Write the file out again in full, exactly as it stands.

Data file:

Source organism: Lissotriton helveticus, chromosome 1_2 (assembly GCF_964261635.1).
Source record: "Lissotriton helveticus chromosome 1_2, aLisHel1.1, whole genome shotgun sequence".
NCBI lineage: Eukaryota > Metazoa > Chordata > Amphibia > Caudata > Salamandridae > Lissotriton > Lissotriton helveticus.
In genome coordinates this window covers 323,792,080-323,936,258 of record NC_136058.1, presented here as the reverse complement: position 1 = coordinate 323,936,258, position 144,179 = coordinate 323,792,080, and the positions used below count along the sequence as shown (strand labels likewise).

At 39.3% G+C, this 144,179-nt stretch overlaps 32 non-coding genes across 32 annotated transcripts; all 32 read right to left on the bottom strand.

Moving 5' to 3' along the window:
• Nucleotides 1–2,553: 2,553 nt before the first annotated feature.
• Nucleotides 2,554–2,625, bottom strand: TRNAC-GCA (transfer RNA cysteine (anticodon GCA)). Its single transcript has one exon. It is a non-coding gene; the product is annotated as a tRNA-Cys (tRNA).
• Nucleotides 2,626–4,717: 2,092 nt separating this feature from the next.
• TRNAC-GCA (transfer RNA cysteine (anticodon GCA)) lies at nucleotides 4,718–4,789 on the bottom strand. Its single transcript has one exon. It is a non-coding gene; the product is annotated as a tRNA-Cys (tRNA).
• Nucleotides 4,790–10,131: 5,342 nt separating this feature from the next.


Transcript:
Source organism: Lissotriton helveticus, chromosome 1_2 (assembly GCF_964261635.1).
Source record: "Lissotriton helveticus chromosome 1_2, aLisHel1.1, whole genome shotgun sequence".
NCBI lineage: Eukaryota > Metazoa > Chordata > Amphibia > Caudata > Salamandridae > Lissotriton > Lissotriton helveticus.
In genome coordinates this window covers 323,792,080-323,936,258 of record NC_136058.1, presented here as the reverse complement: position 1 = coordinate 323,936,258, position 144,179 = coordinate 323,792,080, and the positions used below count along the sequence as shown (strand labels likewise).

At 39.3% G+C, this 144,179-nt stretch overlaps 32 non-coding genes across 32 annotated transcripts; all 32 read right to left on the bottom strand.

Moving 5' to 3' along the window:
• Nucleotides 1–2,553: 2,553 nt before the first annotated feature.
• Nucleotides 2,554–2,625, bottom strand: TRNAC-GCA (transfer RNA cysteine (anticodon GCA)). Its single transcript has one exon. It is a non-coding gene; the product is annotated as a tRNA-Cys (tRNA).
• Nucleotides 2,626–4,717: 2,092 nt separating this feature from the next.
• TRNAC-GCA (transfer RNA cysteine (anticodon GCA)) lies at nucleotides 4,718–4,789 on the bottom strand. Its single transcript has one exon. It is a non-coding gene; the product is annotated as a tRNA-Cys (tRNA).
• Nucleotides 4,790–10,131: 5,342 nt separating this feature from the next.